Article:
All about Giraffes – Habitat and Facts

Giraffe Facts

Giraffes are the world’s tallest animals. Male giraffes may grow more than eighteen feet tall, approximately five feet taller than an elephant. They mostly live in Africa south of the Sahara in open woodlands. Their long necks help them reach leaves on the top of tall trees on which they feed. They feed on the leaves, twigs, and fruit of trees and bushes. Giraffes can go without drinking water for many weeks.

Giraffes walk by moving both legs on one side of the body forward almost together and then both legs on the other side. When giraffes run, both rear feet swing onward and land outside and in front feet. Giraffes can gallop up to 35 miles per hour.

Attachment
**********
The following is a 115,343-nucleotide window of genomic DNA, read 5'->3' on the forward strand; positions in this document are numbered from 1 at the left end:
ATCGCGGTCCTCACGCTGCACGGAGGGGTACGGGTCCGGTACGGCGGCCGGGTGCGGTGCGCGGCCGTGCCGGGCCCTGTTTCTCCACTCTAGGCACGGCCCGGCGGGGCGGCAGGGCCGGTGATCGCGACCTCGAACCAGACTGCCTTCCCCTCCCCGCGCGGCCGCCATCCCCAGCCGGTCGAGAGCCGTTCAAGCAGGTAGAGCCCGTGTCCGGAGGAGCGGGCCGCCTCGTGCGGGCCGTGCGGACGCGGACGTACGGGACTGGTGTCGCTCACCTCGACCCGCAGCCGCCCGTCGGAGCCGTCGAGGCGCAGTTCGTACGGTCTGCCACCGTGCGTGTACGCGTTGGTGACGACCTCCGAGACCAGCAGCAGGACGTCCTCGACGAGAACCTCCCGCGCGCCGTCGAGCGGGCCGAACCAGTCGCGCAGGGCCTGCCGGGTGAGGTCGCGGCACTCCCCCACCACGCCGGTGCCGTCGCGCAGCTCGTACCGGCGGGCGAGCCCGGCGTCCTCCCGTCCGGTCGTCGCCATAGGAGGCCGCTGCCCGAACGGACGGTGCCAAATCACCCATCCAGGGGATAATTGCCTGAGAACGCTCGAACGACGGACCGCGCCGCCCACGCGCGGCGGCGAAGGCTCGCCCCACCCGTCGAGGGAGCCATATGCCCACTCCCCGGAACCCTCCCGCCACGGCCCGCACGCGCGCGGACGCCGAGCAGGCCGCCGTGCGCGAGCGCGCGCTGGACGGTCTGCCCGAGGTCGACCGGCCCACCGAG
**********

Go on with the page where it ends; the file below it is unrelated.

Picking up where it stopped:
To drink, giraffes spread their forelegs apart, or bend them onward, so that their mouth can reach down to drink water. A giraffe usually sleeps stands up. When lying down, it holds its neck upright or rests it on one of its hips or on a low tree limb.

Humans have greatly reduced the number of giraffes by hunting them and by changing territories once taken by giraffes into farms. Today, most giraffes live in protected areas and zoos. Humans use giraffes for several purposes. For example, some Africans use the tail hairs for ornaments and threads. They use the hides for shields and twist shredded tendons to make bowstrings.

Giraffe Facts

Although a giraffe’s neck is nearly 6 feet (2 meters) long, it only has seven bones—that’s the same number of bones as in your neck.

A giraffe’s tongue is dark blue.

Giraffes usually stand up when they sleep. If they slept lying down, it would take them too long to get up if a predator came near.

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